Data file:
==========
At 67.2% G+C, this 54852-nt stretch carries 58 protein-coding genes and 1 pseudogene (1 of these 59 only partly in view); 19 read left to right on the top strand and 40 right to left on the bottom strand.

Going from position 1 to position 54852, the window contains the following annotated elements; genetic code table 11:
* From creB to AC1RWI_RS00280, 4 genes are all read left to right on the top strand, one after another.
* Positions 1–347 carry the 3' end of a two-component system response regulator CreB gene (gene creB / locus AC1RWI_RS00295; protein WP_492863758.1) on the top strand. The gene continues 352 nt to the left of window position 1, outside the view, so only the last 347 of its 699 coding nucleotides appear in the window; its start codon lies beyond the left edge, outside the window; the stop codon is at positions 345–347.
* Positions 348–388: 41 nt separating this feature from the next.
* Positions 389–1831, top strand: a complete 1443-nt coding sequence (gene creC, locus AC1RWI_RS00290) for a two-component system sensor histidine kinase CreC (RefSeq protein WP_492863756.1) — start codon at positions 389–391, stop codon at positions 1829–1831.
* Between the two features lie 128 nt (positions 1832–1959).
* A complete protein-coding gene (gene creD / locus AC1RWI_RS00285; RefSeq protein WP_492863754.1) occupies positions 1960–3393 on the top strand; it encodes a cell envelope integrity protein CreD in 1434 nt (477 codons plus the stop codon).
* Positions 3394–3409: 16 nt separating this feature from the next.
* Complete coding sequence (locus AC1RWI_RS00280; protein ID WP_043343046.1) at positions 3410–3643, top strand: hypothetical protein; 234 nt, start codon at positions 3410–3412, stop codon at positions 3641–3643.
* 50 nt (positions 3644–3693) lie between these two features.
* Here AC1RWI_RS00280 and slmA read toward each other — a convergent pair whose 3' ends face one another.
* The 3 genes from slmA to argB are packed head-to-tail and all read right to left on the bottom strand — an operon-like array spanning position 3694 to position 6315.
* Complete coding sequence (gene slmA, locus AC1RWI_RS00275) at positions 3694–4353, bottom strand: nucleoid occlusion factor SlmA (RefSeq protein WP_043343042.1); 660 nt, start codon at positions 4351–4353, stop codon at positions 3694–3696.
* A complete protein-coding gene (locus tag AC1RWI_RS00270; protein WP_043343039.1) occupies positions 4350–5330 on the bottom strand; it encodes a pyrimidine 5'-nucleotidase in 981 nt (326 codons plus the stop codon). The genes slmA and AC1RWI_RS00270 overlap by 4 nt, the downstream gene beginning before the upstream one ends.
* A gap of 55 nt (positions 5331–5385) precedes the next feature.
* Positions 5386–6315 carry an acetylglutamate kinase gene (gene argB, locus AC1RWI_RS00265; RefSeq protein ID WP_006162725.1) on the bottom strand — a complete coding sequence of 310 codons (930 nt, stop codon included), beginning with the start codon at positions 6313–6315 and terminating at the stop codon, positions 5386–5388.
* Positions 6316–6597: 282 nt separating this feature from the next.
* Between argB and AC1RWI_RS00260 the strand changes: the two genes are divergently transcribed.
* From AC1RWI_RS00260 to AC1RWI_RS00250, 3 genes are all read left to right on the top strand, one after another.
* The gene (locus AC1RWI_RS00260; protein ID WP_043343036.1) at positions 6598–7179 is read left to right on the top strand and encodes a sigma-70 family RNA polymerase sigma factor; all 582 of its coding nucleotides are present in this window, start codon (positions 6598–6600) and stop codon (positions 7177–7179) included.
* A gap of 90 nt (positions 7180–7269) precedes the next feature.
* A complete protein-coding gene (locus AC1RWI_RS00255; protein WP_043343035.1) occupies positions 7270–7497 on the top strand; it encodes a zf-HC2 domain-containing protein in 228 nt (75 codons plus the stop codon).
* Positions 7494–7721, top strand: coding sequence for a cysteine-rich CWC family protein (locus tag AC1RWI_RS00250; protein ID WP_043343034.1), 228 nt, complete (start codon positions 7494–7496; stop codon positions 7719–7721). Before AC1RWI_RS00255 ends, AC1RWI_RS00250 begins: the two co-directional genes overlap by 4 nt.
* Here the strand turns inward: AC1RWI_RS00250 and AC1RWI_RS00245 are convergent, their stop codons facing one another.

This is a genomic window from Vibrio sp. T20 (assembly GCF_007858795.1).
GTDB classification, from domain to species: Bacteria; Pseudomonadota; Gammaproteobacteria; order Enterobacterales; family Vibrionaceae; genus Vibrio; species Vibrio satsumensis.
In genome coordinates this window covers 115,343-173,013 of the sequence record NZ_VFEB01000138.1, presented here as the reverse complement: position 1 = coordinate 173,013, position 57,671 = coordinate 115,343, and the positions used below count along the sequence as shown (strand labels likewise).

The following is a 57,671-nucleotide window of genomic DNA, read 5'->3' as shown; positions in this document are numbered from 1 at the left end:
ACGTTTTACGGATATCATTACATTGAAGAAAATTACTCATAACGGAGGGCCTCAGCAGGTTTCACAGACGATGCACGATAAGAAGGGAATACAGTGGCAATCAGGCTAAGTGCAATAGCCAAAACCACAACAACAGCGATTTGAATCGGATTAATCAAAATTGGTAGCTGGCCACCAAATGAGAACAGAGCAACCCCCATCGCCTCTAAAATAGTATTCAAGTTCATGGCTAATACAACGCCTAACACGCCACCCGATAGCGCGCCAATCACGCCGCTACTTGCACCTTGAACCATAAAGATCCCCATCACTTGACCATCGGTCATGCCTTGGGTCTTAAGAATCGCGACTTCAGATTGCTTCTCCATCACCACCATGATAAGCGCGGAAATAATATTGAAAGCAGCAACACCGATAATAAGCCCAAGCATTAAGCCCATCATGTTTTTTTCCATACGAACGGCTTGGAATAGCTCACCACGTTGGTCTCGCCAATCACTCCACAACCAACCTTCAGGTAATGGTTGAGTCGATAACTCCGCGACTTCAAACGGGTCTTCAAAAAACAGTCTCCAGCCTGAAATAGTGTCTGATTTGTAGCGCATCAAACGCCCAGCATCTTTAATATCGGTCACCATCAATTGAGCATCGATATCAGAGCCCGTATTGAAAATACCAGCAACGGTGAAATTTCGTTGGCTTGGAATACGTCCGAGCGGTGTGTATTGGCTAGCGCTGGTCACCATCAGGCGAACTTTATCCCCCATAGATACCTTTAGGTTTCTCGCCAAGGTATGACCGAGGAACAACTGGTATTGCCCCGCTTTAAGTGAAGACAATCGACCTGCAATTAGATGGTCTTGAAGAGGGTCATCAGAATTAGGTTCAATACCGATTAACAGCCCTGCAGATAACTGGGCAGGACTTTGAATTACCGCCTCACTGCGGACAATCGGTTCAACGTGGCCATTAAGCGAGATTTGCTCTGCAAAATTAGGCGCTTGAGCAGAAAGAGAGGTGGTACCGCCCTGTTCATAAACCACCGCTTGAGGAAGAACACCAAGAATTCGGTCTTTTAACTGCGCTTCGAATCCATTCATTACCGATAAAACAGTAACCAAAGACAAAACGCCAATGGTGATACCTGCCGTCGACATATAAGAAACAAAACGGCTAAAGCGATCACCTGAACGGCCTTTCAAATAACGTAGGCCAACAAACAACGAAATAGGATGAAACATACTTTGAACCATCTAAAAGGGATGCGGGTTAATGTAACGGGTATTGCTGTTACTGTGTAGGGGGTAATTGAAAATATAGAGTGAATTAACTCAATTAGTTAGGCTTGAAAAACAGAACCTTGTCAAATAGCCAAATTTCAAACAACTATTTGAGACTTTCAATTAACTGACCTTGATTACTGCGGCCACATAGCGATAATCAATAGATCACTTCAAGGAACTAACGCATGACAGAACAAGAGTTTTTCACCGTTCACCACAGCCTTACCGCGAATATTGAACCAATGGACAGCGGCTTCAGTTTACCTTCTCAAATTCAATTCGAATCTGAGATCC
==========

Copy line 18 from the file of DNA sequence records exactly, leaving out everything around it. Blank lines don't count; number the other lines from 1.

* Positions 6316–6597: 282 nt separating this feature from the next.